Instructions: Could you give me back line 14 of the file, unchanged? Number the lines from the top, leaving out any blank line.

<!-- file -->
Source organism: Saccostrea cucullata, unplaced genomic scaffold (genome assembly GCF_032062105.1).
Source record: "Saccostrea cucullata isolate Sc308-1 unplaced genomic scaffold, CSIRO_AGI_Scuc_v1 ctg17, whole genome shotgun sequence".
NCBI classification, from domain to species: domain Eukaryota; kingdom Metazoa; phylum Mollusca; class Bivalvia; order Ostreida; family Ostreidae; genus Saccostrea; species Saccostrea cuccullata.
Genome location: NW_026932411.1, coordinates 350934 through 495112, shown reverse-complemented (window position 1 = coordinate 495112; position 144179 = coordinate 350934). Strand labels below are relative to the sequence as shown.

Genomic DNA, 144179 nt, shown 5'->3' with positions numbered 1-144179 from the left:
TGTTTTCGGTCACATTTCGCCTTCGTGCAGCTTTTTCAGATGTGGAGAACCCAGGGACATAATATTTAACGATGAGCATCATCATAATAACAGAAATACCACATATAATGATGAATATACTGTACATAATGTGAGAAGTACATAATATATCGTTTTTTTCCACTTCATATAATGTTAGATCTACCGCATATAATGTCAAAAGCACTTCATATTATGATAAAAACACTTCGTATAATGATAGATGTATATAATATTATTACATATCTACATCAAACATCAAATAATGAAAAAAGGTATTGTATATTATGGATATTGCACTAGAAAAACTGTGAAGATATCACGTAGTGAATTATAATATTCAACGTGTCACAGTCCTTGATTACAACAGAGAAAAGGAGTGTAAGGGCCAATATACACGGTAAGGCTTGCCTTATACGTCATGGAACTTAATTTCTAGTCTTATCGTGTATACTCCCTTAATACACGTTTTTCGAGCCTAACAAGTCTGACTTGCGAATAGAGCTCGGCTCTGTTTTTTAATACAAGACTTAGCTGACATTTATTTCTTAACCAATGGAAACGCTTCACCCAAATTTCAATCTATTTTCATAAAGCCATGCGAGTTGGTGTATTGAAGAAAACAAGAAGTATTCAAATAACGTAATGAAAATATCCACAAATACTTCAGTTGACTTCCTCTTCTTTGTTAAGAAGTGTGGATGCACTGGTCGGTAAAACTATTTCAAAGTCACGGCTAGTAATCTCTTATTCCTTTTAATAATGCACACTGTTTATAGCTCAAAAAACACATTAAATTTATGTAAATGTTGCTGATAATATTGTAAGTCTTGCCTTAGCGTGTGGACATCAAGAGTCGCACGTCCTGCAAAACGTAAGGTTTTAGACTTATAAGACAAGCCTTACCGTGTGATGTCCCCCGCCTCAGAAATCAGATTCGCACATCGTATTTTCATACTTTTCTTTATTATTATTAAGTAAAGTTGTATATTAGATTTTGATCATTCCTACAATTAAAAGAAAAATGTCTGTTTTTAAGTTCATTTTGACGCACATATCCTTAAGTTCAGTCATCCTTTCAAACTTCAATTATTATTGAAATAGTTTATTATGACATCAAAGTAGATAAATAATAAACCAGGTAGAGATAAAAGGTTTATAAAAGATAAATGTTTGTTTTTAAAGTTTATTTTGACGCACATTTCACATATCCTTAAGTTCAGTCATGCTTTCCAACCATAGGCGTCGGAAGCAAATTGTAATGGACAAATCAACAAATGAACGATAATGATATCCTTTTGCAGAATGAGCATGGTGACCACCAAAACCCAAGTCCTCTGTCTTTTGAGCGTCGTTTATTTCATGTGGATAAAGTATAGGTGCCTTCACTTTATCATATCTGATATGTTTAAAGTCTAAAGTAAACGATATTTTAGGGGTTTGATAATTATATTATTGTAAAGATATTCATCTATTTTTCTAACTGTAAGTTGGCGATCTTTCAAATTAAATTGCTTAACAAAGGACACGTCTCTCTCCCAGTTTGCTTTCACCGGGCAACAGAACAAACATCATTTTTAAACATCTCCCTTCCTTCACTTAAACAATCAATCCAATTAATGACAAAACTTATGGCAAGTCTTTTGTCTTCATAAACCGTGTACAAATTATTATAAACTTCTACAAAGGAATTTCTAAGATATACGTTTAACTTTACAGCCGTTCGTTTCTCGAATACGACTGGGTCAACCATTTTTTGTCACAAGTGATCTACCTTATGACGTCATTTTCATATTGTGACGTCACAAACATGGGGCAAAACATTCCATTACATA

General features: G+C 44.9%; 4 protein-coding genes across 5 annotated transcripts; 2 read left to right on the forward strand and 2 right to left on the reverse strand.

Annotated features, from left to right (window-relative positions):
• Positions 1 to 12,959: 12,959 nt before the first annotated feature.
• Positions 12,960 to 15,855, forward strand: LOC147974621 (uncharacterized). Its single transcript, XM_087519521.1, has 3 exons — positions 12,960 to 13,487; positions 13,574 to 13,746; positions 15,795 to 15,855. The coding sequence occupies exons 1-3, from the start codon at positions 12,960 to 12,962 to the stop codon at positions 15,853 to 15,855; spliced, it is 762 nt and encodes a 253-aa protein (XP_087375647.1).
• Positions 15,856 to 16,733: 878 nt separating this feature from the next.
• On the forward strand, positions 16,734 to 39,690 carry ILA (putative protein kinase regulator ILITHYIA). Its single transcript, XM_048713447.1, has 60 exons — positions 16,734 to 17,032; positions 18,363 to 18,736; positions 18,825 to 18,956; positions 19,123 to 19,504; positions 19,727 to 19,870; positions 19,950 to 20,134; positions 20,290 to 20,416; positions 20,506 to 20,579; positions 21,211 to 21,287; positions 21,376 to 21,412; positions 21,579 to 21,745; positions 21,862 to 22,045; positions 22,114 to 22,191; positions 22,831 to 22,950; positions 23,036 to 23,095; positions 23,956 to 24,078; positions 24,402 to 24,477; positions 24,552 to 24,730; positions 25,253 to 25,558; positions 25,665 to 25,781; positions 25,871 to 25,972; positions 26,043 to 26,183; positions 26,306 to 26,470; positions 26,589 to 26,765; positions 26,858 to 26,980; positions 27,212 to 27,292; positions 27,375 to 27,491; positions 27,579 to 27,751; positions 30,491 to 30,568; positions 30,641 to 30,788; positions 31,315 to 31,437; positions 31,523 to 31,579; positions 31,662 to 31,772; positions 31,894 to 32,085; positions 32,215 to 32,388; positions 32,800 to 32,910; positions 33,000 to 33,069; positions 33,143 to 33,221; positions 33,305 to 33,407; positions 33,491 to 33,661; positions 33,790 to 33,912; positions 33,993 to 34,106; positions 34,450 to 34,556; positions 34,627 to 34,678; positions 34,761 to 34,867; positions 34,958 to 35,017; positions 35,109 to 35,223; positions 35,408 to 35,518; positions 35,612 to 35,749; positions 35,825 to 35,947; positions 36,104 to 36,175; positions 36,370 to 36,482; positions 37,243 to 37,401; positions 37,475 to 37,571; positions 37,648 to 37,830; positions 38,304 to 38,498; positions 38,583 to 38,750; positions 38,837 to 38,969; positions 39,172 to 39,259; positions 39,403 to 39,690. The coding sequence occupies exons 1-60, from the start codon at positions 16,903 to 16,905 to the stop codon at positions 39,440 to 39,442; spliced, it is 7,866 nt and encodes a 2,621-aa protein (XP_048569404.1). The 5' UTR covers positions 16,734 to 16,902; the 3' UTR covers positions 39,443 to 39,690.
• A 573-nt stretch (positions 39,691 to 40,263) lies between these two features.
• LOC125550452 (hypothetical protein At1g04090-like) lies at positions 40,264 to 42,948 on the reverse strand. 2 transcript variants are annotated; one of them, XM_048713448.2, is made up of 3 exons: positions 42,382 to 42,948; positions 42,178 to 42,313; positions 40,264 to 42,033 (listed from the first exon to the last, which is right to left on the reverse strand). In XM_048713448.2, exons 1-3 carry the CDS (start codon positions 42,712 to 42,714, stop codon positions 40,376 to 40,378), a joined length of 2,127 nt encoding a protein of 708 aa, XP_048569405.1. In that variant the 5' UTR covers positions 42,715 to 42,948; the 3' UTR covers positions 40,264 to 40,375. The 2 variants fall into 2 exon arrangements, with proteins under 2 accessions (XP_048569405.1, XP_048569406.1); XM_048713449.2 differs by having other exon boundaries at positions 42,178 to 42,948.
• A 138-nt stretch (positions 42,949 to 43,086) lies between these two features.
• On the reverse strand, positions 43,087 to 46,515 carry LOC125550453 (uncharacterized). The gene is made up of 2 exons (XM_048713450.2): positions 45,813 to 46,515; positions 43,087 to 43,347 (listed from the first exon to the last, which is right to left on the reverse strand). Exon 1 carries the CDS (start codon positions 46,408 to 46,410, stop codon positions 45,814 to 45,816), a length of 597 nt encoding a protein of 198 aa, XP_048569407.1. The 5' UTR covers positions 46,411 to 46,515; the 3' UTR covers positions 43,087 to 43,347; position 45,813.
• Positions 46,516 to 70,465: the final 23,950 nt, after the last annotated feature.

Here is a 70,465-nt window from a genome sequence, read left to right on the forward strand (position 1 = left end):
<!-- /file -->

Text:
• LOC125550452 (hypothetical protein At1g04090-like) lies at positions 40,264 to 42,948 on the reverse strand. 2 transcript variants are annotated; one of them, XM_048713448.2, is made up of 3 exons: positions 42,382 to 42,948; positions 42,178 to 42,313; positions 40,264 to 42,033 (listed from the first exon to the last, which is right to left on the reverse strand). In XM_048713448.2, exons 1-3 carry the CDS (start codon positions 42,712 to 42,714, stop codon positions 40,376 to 40,378), a joined length of 2,127 nt encoding a protein of 708 aa, XP_048569405.1. In that variant the 5' UTR covers positions 42,715 to 42,948; the 3' UTR covers positions 40,264 to 40,375. The 2 variants fall into 2 exon arrangements, with proteins under 2 accessions (XP_048569405.1, XP_048569406.1); XM_048713449.2 differs by having other exon boundaries at positions 42,178 to 42,948.